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Narcissistic Personality Disorder

by Amanda A. (follow)
Understanding Abandonment (4)      Narcissism (3)     
Part of my recovery from being suddenly abandoned by my husband, was doing lots of reading to attempt to work out why he decided to end our marriage, so suddenly and without warning. How can someone, in a few years, go from being madly in love to complete indifference. He has never come up with an explanation, he says he just doesn't know why he decided to sign up to an Internet dating site, find a woman and then leave me for her.

One of the things that I came across over and over again, in my reading, was the concept of narcissism. My husband definitely has a lot of narcissistic traits and it has helped me to understand his behaviour by learning about what makes a narcissist tick. Sometimes by being able to give something a label, it can help to make sense of it.

Narcissists view themselves as more important than anyone else. When you are in a relationship with a narcissist, your time, money and everything else revolves around what he wants. My husband racked up a lot of credit card debt because he was incapable of living within his means. I ended up having to give him an amount of pocket money each week, in order to have money to pay bills and buy food because if he wanted something he bought it, and it was up to me to work out how to pay for everything else. I remember when my daughter came home from school, proud of herself because she had got an ‘A’. Instead of congratulating her, he just started telling the story of when he got his first ‘A’. His infrequent phone conversations to his own children were always about himself, unless I reminded him to ask them what they were doing, and even then the conversation quickly shifted back to himself.

As well as being more important than anyone else, narcissists perceive themselves to be better than other people. My husband used to say on a regular basis that he was a god at his workplace. Narcissists expect that everybody around them recognises their superiority and they are often seen by others as being arrogant. They constantly exaggerate their achievements and skills.

Narcissists continually lie and have secrets. They have the ability to compartmentalise their lives. For example, my husband’s life with me was in one compartment and his life with the other woman was in another compartment. His pathological lying allowed him to live a double life. My whole marriage was one big lie, I realise now that he lied about his first marriage, his relationships with other women during our marriage, money, how much beer he had drunk, how many cigarettes he had smoked, his whereabouts. I never nagged him about how much he smoked and drank, but he always felt the need to be lying about how much he was cutting down. He had the ability to lie while looking straight in my eyes and he could make up lies in an instant and not even blink when he lied to me.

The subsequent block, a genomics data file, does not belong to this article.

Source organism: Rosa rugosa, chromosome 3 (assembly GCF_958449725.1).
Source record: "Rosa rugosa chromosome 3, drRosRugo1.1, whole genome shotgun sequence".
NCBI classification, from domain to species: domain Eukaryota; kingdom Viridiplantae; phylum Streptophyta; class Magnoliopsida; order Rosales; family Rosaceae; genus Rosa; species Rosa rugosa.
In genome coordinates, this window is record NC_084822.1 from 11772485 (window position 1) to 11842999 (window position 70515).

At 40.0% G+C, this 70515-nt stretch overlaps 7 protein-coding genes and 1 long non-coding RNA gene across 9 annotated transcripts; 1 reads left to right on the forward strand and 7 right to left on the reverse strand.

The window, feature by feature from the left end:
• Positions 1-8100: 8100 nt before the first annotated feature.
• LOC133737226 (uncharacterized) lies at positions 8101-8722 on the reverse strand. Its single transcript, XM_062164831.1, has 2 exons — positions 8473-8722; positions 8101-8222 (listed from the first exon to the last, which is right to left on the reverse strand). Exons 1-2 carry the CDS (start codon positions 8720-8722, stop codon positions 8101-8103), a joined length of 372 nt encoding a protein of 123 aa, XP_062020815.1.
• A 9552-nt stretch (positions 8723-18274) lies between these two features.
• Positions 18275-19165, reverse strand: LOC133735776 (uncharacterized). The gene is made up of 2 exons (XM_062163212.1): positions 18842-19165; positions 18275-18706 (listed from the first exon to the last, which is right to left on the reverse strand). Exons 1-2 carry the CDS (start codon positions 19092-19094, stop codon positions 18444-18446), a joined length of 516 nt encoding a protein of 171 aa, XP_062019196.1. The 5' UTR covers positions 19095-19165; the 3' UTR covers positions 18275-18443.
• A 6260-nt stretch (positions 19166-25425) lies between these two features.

After I discovered the affair and I was a bit more suspicious, I would often question his lies – he would either accuse me of over-reacting, get aggressive or tell me I had got it wrong and come up with another lie.

Narcissists have no remorse for their actions because they do not have the ability to empathise with those that they have hurt. They have no conscience and they do not care about the consequences of their actions – it’s all about them and they don’t ever look back to see the devastation and anguish they have caused. They can get emotional, but this is more about keeping up an appearance and playing the game, rather than true feelings.

My husband sent me grandiose text messages, like, “there will be no redemption for what I have done to you, and I seek none.” The last time that I saw him he wanted to have dinner and be friends, he had no comprehension of what he had put me through, by suddenly leaving to be with another woman. I angrily tried to explain to him that I could never be friends with a man who two years into our marriage decided to enrol himself in an Internet dating site, find a woman and then run off with her. He started crying, but it was all crocodile tears, I rang him a couple of hours later to apologise and he was back to his normal arrogant self. It turned out that she had gone out to dinner with her ex-husband and so obviously he was trying to make her jealous by going out to dinner with me.

Narcissist, Sociopath, Abandoned wife, Relationship

Relationships and the Narcissist